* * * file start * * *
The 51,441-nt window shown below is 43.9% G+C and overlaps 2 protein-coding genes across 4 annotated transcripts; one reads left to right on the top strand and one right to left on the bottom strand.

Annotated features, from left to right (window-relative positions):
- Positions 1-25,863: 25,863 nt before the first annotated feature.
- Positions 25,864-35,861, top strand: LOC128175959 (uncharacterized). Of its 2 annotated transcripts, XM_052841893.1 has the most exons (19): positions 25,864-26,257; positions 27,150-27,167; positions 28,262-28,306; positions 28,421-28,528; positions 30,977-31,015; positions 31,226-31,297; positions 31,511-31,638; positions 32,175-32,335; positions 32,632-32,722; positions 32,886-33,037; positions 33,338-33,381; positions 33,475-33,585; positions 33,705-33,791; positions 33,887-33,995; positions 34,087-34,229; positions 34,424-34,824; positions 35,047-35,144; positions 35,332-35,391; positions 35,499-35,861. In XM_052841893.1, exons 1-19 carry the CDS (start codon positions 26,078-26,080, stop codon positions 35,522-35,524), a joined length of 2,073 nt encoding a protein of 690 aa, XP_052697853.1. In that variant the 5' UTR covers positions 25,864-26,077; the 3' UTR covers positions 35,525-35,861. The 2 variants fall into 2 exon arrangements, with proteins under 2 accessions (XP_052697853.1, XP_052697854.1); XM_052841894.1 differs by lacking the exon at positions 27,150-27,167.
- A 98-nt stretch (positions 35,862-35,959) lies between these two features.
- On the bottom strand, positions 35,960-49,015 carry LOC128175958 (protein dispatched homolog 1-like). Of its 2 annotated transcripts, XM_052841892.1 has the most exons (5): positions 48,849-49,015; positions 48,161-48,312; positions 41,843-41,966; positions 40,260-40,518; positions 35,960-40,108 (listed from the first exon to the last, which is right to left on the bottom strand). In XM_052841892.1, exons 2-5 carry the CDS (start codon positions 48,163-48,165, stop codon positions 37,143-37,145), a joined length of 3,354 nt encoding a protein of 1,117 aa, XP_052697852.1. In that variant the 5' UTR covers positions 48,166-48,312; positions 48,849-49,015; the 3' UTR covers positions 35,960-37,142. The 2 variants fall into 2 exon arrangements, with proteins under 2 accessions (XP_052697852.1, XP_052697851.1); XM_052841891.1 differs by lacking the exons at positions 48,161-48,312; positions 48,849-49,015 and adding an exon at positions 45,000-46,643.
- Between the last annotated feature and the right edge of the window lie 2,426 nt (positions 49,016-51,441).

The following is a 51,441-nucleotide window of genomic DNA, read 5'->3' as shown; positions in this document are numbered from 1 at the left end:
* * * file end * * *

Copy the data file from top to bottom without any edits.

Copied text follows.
The 51,441-nt window shown below is 43.9% G+C and overlaps 2 protein-coding genes across 4 annotated transcripts; one reads left to right on the top strand and one right to left on the bottom strand.

Annotated features, from left to right (window-relative positions):
- Positions 1-25,863: 25,863 nt before the first annotated feature.
- Positions 25,864-35,861, top strand: LOC128175959 (uncharacterized). Of its 2 annotated transcripts, XM_052841893.1 has the most exons (19): positions 25,864-26,257; positions 27,150-27,167; positions 28,262-28,306; positions 28,421-28,528; positions 30,977-31,015; positions 31,226-31,297; positions 31,511-31,638; positions 32,175-32,335; positions 32,632-32,722; positions 32,886-33,037; positions 33,338-33,381; positions 33,475-33,585; positions 33,705-33,791; positions 33,887-33,995; positions 34,087-34,229; positions 34,424-34,824; positions 35,047-35,144; positions 35,332-35,391; positions 35,499-35,861. In XM_052841893.1, exons 1-19 carry the CDS (start codon positions 26,078-26,080, stop codon positions 35,522-35,524), a joined length of 2,073 nt encoding a protein of 690 aa, XP_052697853.1. In that variant the 5' UTR covers positions 25,864-26,077; the 3' UTR covers positions 35,525-35,861. The 2 variants fall into 2 exon arrangements, with proteins under 2 accessions (XP_052697853.1, XP_052697854.1); XM_052841894.1 differs by lacking the exon at positions 27,150-27,167.
- A 98-nt stretch (positions 35,862-35,959) lies between these two features.
- On the bottom strand, positions 35,960-49,015 carry LOC128175958 (protein dispatched homolog 1-like). Of its 2 annotated transcripts, XM_052841892.1 has the most exons (5): positions 48,849-49,015; positions 48,161-48,312; positions 41,843-41,966; positions 40,260-40,518; positions 35,960-40,108 (listed from the first exon to the last, which is right to left on the bottom strand). In XM_052841892.1, exons 2-5 carry the CDS (start codon positions 48,163-48,165, stop codon positions 37,143-37,145), a joined length of 3,354 nt encoding a protein of 1,117 aa, XP_052697852.1. In that variant the 5' UTR covers positions 48,166-48,312; positions 48,849-49,015; the 3' UTR covers positions 35,960-37,142. The 2 variants fall into 2 exon arrangements, with proteins under 2 accessions (XP_052697852.1, XP_052697851.1); XM_052841891.1 differs by lacking the exons at positions 48,161-48,312; positions 48,849-49,015 and adding an exon at positions 45,000-46,643.
- Between the last annotated feature and the right edge of the window lie 2,426 nt (positions 49,016-51,441).

The following is a 51,441-nucleotide window of genomic DNA, read 5'->3' as shown; positions in this document are numbered from 1 at the left end: